Sunday, May 11, 2014

Max Johnson - The Prisoner

Max Johnson
The Prisoner
NoBusiness Records

Ingrid Laubrock - Tenor Saxophone 
Mat Maneri - Viola
Max Johnson - Bass
Tomas Fujiwara - Drums

I’ve never watched The Prisoner, the 1967-68 British TV series that starred Patrick McGoohan as a secret agent help captive by a mysterious organization, but I know it has reached iconic status over the years. Bassist Max Johnson, who recently released the excellent The Invisible Trio, has composed a tribute to the series that plays as an extended suite. 

It begins slowly, almost hesitantly, as if in a fog, with long tones from the bass and viola. Then Ingrid Laubrock sounds a siren, or perhaps a clarion call, and the first theme of the album emerges. 

The rest of The Prisoner alternates between composed and improvised sections, but even in the freer passages there’s always something anchoring the music - a rhythm, a bass line, a repeating figure - that provides some structure but doesn’t sacrifice the feeling that the musicians generate. There are some exciting passages where free-form explorations suddenly transition into theme statements with a swinging pulse, and then take a right turn in another direction. You never know what’s coming next, which from what little I know of the plot of the show is probably what is intended. 

This is a record that you can listen to one or twice and enjoy, but as you dig deeper more layers reveal themselves. Johnson constructs some interesting textures with just four instruments, and as you might expect everyone is stellar. Ingrid Laubrock can wax lyrically, reminding me of Mark Turner in spots, and then go totally abstract, utilizing extended techniques. Mat Maneri might be the most immediately recognizable string player around, and he and Johnson create a dense thicket of sound, possibly mirroring the confusion and uncertainty that plagued McGoohan’s character Number 6. Tomas Fujiwara has never been better, accenting the music perfectly and providing plenty of drive.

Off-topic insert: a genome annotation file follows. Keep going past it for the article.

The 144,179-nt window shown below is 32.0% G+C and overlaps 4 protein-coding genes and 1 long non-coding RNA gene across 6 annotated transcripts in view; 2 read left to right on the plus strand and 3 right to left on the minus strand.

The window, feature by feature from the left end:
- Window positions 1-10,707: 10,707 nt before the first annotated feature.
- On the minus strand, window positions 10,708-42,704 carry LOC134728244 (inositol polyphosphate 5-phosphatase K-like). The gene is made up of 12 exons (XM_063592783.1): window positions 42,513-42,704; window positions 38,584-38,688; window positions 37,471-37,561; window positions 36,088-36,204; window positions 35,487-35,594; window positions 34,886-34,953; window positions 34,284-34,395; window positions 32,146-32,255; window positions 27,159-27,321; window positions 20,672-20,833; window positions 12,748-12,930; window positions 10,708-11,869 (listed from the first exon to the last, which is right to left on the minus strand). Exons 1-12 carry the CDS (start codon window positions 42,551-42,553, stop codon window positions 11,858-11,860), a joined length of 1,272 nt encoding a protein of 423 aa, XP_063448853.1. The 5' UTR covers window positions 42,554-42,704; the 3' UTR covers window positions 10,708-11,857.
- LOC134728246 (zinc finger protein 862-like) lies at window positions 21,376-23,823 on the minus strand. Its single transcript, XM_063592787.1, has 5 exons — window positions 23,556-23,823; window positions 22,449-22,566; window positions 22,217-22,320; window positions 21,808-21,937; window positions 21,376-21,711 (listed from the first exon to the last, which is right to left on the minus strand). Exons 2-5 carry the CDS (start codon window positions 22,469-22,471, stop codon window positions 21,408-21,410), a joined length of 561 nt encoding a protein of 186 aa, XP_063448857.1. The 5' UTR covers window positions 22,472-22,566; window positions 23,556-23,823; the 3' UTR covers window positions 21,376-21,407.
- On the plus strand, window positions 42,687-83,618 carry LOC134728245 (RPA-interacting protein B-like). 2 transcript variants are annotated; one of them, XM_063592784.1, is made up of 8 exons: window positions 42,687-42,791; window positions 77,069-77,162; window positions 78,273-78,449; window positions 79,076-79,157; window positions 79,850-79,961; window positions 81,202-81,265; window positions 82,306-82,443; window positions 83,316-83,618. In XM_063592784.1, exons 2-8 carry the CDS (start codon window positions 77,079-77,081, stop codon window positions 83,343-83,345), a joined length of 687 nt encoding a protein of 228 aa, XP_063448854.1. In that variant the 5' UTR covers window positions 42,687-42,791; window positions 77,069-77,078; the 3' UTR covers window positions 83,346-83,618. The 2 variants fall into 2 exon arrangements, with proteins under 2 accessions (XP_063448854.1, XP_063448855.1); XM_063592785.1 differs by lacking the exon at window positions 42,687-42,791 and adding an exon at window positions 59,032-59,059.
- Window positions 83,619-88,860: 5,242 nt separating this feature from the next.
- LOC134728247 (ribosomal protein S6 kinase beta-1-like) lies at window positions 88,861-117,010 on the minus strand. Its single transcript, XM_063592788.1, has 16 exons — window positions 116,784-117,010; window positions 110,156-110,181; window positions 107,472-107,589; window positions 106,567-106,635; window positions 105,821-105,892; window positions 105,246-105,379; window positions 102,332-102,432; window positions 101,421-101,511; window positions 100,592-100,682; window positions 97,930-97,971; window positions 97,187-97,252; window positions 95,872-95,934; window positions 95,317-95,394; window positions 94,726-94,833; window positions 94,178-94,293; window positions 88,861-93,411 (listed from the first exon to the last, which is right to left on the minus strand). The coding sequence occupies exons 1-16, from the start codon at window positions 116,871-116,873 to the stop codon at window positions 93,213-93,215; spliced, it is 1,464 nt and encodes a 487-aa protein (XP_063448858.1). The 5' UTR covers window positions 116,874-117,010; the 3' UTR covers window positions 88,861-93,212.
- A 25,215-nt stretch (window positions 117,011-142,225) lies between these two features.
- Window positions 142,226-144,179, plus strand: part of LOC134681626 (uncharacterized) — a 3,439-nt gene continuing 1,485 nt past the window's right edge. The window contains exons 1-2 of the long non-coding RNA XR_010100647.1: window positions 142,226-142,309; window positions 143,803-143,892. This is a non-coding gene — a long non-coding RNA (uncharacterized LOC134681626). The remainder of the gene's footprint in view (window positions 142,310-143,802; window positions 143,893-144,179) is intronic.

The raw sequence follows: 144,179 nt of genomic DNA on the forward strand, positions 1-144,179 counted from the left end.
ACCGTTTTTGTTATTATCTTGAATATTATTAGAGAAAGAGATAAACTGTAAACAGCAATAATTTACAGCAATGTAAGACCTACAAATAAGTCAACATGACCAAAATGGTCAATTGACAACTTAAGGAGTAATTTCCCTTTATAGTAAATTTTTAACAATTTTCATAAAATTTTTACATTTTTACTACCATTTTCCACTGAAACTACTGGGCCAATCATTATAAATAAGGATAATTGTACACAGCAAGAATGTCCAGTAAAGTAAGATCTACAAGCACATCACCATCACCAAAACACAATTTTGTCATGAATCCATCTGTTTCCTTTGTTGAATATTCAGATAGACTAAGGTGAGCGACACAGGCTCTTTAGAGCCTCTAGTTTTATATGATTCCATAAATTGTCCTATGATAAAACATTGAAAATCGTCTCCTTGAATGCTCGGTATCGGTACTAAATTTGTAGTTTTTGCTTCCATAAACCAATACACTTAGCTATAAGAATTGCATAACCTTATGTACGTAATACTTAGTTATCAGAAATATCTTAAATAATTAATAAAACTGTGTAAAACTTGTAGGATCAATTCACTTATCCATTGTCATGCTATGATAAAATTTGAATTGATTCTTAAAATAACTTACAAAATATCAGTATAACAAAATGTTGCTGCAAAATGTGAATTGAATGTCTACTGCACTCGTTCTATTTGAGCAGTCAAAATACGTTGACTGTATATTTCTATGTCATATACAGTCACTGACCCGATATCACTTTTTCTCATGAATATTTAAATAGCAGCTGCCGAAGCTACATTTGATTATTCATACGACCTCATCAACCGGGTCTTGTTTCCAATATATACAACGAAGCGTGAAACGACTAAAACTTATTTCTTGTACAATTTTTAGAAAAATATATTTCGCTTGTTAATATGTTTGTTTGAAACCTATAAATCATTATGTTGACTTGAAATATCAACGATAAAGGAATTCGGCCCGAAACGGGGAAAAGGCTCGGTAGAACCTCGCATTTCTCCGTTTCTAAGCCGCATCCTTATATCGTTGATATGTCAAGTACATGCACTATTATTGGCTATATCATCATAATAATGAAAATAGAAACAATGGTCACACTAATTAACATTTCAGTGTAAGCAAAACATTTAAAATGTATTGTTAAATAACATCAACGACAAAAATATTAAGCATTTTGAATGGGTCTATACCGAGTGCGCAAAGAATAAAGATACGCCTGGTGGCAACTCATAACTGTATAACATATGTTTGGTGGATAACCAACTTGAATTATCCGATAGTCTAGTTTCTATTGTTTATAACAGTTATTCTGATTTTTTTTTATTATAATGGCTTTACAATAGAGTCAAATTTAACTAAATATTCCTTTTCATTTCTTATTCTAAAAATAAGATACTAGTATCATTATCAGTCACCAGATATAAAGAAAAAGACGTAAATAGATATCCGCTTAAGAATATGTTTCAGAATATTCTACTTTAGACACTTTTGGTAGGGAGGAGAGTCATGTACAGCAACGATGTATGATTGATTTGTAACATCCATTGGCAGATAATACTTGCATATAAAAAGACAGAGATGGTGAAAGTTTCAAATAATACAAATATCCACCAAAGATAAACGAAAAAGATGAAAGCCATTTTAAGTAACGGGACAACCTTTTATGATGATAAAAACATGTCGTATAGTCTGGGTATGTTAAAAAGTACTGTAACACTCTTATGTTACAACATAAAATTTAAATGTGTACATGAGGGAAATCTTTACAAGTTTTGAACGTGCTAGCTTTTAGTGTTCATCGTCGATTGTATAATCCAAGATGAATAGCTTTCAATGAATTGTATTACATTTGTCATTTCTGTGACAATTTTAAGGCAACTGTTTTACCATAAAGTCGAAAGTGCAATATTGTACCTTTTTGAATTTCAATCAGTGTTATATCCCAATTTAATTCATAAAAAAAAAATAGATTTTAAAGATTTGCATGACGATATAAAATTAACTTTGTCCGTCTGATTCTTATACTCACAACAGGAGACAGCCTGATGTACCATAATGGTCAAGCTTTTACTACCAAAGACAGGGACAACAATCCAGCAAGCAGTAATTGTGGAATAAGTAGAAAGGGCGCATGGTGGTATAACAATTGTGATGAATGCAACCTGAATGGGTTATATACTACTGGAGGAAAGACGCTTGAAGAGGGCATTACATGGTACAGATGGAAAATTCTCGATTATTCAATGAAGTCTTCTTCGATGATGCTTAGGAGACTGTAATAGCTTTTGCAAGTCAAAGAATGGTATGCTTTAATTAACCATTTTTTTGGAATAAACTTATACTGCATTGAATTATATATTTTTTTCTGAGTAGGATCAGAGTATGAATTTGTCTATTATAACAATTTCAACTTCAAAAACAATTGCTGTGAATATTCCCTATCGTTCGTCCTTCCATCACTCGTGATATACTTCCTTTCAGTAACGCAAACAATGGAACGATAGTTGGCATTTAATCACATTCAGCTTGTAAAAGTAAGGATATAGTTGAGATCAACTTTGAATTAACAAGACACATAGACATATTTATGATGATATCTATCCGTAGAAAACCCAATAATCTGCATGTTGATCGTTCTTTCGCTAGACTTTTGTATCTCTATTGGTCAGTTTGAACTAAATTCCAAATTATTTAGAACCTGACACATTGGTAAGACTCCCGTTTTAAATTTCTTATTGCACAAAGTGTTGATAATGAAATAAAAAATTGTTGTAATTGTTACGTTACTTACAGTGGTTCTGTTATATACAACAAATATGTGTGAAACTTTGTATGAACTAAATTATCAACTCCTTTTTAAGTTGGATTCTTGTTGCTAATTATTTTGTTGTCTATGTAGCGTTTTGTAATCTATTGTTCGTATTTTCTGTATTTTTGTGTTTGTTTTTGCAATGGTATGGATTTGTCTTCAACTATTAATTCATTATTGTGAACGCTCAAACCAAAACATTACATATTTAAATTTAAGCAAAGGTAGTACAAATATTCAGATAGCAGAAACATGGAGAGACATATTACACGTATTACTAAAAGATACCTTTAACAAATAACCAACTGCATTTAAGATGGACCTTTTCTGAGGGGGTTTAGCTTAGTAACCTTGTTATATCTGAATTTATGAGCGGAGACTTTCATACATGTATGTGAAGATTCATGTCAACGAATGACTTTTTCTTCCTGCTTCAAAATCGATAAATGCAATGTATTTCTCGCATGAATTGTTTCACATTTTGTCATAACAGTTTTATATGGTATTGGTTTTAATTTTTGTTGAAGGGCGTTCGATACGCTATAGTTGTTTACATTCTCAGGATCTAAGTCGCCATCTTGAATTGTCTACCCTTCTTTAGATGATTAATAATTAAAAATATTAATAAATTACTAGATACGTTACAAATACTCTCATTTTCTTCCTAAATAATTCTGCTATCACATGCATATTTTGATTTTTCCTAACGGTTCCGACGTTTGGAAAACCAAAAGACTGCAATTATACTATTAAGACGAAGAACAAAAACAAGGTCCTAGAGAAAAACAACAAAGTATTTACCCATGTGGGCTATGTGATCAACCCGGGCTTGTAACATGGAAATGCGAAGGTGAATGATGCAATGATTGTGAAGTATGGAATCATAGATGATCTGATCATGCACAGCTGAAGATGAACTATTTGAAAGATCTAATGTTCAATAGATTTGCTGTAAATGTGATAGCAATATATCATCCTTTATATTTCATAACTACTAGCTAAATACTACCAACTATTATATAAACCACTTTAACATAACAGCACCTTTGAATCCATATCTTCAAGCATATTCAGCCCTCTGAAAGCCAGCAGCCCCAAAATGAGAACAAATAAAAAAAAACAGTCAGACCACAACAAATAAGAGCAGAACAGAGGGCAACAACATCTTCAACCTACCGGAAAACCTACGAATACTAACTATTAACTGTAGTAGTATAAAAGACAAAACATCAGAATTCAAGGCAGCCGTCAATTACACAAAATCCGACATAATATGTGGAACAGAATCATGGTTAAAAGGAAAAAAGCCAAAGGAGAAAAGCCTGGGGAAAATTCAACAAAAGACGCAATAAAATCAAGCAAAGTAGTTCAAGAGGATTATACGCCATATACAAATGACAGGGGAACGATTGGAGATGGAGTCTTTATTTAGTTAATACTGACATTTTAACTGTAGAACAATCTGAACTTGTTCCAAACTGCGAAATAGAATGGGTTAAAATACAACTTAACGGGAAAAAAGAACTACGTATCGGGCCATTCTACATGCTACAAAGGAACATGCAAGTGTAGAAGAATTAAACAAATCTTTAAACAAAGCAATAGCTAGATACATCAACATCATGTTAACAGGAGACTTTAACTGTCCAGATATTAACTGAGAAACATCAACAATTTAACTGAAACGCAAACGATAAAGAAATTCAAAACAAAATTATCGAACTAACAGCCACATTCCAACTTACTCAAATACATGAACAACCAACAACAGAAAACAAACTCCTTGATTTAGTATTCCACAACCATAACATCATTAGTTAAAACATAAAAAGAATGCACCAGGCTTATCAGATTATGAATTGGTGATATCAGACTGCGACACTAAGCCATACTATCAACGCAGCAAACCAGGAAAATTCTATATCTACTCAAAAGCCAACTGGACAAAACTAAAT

As I listen to The Prisoner, I get the feeling that the music is programmatic, tracking certain developments in the plot that I wish I knew. That’s one indication that The Prisoner is a success; the other is that the music stands on its own as a fascinating glimpse into the musical mind of one Max Johnson.

Sound samples and ordering information are available on Max’s Bandcamp page


Here's a video of the group playing this material live back in 2013:


2 comments:

  1. Craig, The Prisoner is one of my all-time favorite TV shows, innovative for 1967 but holds up well today. You should check it out.

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    1. Thanks Gordon, I've always intended to watch the show at some point.

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